Julia Dent Grant


Wet Highway

The Mississippi River is an active highway. Find a viewing spot from St. Paul, MN to New Orleans, LA and it won’t take long until a tow of barges comes past.

One small, powerful boat controls nine, twelve, or even fifteen barges at a time on the upper portions of the river. Below the entrance of the Ohio, you may find larger tows, depending on the shipping company and the expertise of the individual boat skipper.

While grain and coal are the most common barged items you’ll find on the river they are not the only ones present. Water is an efficient method to transport all sorts of heavy, bulky goods from one river port to another.

Pleasure craft abound on the river in the summer — wise fishermen stay out of the marked shipping channel. And all craft, from full barges to a single canoeist use the locks at the frequent dams north of St. Louis.


Four barges carrying enough sand for thousands of backyard sandboxes.


A Touch of New

The great cities of the world include London, England. (Was it even necessary to add the country?)

The most recognizable of the tourist sites are historical. Many of them are connected to London’s function as the seat of government, a center of commerce for centuries, and a habit of building something new in the style of a past century.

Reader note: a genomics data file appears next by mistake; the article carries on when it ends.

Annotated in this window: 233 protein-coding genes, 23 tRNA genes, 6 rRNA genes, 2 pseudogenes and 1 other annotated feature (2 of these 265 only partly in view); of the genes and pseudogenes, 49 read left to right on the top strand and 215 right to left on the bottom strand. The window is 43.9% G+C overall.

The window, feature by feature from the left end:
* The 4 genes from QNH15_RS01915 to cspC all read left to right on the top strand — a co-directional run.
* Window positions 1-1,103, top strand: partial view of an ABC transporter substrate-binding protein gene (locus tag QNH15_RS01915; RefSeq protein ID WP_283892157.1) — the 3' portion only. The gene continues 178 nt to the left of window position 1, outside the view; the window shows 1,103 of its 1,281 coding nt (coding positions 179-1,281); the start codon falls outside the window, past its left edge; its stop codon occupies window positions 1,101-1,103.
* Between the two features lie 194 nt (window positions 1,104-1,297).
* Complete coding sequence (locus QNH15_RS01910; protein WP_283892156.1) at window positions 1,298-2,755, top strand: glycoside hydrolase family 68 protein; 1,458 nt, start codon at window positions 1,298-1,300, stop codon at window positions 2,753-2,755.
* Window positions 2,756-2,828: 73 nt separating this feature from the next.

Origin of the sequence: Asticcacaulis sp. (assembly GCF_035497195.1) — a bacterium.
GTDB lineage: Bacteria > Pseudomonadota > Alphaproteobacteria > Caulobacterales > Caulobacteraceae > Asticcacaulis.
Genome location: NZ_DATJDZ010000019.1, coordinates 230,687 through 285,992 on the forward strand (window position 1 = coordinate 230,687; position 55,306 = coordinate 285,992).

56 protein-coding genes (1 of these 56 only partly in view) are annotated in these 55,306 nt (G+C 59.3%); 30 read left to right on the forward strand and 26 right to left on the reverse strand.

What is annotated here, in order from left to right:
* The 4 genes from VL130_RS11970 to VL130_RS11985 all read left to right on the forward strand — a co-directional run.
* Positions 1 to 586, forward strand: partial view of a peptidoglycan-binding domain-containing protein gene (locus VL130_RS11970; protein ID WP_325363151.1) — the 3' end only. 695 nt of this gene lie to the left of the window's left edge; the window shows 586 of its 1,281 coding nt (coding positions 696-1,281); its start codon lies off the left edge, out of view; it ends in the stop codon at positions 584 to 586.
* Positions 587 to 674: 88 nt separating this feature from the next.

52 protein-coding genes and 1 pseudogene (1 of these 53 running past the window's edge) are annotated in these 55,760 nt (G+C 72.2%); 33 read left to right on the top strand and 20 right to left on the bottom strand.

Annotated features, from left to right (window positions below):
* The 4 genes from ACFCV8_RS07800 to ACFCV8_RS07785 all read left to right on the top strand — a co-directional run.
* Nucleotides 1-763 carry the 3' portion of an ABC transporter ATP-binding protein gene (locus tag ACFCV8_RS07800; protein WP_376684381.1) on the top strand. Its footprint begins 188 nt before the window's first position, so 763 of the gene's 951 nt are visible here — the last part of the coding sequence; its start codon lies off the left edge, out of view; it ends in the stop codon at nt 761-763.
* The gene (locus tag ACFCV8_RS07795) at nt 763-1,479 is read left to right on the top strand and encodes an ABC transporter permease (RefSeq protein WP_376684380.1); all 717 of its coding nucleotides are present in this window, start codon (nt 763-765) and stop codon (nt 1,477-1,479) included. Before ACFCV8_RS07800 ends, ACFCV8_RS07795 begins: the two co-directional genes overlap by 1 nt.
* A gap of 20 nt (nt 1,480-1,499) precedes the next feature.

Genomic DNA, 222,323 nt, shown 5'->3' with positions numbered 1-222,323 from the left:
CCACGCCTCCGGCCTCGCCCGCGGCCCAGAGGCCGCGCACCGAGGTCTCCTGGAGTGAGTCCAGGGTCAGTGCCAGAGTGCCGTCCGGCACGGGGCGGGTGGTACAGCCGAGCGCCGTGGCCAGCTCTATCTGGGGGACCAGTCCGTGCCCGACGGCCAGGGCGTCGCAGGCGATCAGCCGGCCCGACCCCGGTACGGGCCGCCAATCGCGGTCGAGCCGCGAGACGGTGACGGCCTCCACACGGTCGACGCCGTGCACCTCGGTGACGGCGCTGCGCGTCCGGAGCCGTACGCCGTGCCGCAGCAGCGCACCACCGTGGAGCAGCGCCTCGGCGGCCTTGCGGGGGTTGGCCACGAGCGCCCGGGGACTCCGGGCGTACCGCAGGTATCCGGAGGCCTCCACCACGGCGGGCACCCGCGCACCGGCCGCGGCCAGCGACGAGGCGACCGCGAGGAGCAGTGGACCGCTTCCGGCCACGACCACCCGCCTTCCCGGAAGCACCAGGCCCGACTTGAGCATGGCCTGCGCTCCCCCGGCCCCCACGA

London is also a modern city. Busy airports on the edge. A modern highway makes a ring around the urban area. An eclectic mix of trucks, buses, cars, motorbikes, and bicycles fill the city streets and make pedestrians nervous. (And religious.)

I present to you my final photo from this blog review of my recent vacation. A piece of modern skyline viewed from the Thames.



Fairy Tale Setting

A castle in the English countryside. Strong defenses are not required since most of the wars are over — but a nice drawbridge and moat will keep the riff-raff at bay.


The castle fell into dis-repair some generations after the most famous daughters called this “home”. An American millionaire restored much, expanded the gardens, and installed tourist worthy sights.

Fans and authors of historical romance should be able to build a story, invent a family, and a happy ending for either a son or daughter raised in such pleasant surroundings.

I ask one thing of the authors taking up the challenge above. Please have it end better for your heroine than it did for Anne Boleyn. (This is Hever Castle, her childhood home.)